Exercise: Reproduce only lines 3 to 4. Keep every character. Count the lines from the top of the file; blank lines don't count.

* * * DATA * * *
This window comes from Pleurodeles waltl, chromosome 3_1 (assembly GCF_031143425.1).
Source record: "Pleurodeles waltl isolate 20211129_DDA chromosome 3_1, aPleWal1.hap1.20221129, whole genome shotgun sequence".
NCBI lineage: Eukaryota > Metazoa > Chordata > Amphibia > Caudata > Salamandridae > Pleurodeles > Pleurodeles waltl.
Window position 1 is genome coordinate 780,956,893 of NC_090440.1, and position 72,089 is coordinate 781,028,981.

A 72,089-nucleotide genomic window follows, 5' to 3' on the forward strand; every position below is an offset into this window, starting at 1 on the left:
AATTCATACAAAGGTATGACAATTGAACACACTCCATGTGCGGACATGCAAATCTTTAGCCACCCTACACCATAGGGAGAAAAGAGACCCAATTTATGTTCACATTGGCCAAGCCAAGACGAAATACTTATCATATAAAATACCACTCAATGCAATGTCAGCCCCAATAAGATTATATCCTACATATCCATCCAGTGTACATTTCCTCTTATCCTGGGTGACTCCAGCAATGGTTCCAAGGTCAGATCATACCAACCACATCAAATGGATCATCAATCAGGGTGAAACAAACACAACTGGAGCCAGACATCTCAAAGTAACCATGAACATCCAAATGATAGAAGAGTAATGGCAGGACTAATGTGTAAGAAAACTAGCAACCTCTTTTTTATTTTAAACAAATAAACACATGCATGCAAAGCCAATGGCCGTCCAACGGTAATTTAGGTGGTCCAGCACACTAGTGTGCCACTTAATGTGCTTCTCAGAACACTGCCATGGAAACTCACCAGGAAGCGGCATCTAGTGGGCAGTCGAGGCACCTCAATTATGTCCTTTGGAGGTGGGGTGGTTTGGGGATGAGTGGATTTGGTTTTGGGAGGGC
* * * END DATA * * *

NCBI lineage: Eukaryota > Metazoa > Chordata > Amphibia > Caudata > Salamandridae > Pleurodeles > Pleurodeles waltl.
Window position 1 is genome coordinate 780,956,893 of NC_090440.1, and position 72,089 is coordinate 781,028,981.